Dean took a moment to process all of that. He didn't think it was more than a few seconds, but maybe all of this was taking more of a toll on him than he realized, because the next thing he knew the nurse was lowering him into the nearest chair and calling his fake name urgently.

"Mr. Anderson? Mr. Anderson, can you hear me, Sir?"

Dean shook his head a few times to clear it. "Yeah," he said, blinking quickly, trying to clear his swimming vision. The nurse was crouched in front of him, one hand on his knee as she waited for him to respond. "I'm fine, just … I guess I hadn't realized it was so bad, that's all." he excused, flashing a grin he hoped would help brush the incident under the rug.

The nurse looked rather skeptical, but also sympathetic, and she smiled gently again. "Sam is going to be fine; we got to him in time, and like I said before, the odds are really good that there won't be any kind of lasting damage."

Dean nodded, silently thanking the woman. "Can I see him now, please?" he asked hopefully.

"Of course; just follow me."

. . . . .

The nurse left Dean in Sam's room, saying she would come back in a half hour to check in on things. Dean thanked her and took a seat by the bed, pulling the chair as close as was physically possible, stopping only when his knees hit the metal bed frame.

Sam was on a ventilator. The doctor assured Dean it was mostly precautionary measure at this point, that Sam could breathe on his own again, but they wanted to make sure he wasn't going to relapse before they removed it. That didn't stop Dean's heart from freezing in his chest at the sight of all the tubes and wires running into his little brother; Sam was also on a heart monitor and an IV drip.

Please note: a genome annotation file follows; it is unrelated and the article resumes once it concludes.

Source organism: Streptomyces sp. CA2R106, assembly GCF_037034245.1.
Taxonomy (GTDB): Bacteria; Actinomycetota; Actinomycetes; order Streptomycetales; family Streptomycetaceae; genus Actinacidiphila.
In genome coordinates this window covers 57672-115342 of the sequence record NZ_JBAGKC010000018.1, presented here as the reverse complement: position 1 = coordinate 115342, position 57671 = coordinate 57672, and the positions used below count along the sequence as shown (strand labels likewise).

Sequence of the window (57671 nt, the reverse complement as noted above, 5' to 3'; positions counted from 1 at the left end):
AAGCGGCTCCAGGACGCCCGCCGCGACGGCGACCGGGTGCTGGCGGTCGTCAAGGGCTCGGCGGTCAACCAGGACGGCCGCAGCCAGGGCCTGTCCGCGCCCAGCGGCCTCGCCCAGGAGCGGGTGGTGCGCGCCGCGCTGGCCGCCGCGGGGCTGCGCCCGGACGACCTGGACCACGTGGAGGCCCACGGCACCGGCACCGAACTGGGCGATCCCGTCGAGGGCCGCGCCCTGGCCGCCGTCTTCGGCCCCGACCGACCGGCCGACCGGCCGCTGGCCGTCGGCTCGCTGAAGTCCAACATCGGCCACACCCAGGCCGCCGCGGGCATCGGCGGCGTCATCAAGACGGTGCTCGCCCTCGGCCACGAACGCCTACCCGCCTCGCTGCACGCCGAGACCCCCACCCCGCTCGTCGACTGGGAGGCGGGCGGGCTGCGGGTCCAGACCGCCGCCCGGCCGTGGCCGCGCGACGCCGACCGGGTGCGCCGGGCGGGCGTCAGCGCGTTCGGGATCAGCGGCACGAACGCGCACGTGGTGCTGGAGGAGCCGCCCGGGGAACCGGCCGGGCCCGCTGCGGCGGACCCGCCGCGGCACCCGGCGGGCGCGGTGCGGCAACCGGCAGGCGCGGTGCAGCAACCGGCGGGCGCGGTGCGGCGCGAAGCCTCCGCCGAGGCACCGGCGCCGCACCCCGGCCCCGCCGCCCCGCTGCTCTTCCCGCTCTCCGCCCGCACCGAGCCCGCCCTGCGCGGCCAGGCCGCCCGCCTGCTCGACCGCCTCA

He was so pale against the white sheets, and still as death. He looked lifeless, and – no. Dean mentally shook himself. Sam would be fine; he was alive, and he would be good as new just as soon as he woke up.

He just had to wake up.

. . . . .

"Bobby? It's Dean."

"Dean? What the hell have you boys done now?" Bobby sounded grumpy, as per usual, with a strong current of worry running through his cell phone-grabbled voice.

It was five hours after Sam had first been admitted to the hospital, and he still hadn't woken up; Dean was desperate for someone to assure him that it was all going to be okay. The nurses were constantly moving in and out of Sam's room, and while they offered plenty of sympathetic smiles, none of them seemed to willing to guarantee a recovery they weren't sure would happen. No one knew why Sam hadn't woken up yet, and Dean knew the hospital staff wasn't feeling very hopeful at this point.

"We didn't do anything!" Dean protested. Technically, that was true; this was all that bitch at the bar's fault. "We just … ran into a little trouble."

"When don't you two run inta trouble?"

"That's not fair; we almost never get into real trouble. We're very careful."

Bobby laughed. "Yeah, right; I'll believe that when you stop callin' me with openers like 'we're trapped under a rectory with an alligator an' a malevolent spirit. Can ya bring us a jackhammer, Bobby?'"

"That was one time, and nobody got really hurt." Dean growled. Maybe calling Bobby hadn't been such a good idea.

"Since when is a broken pelvis 'not really hurt'?"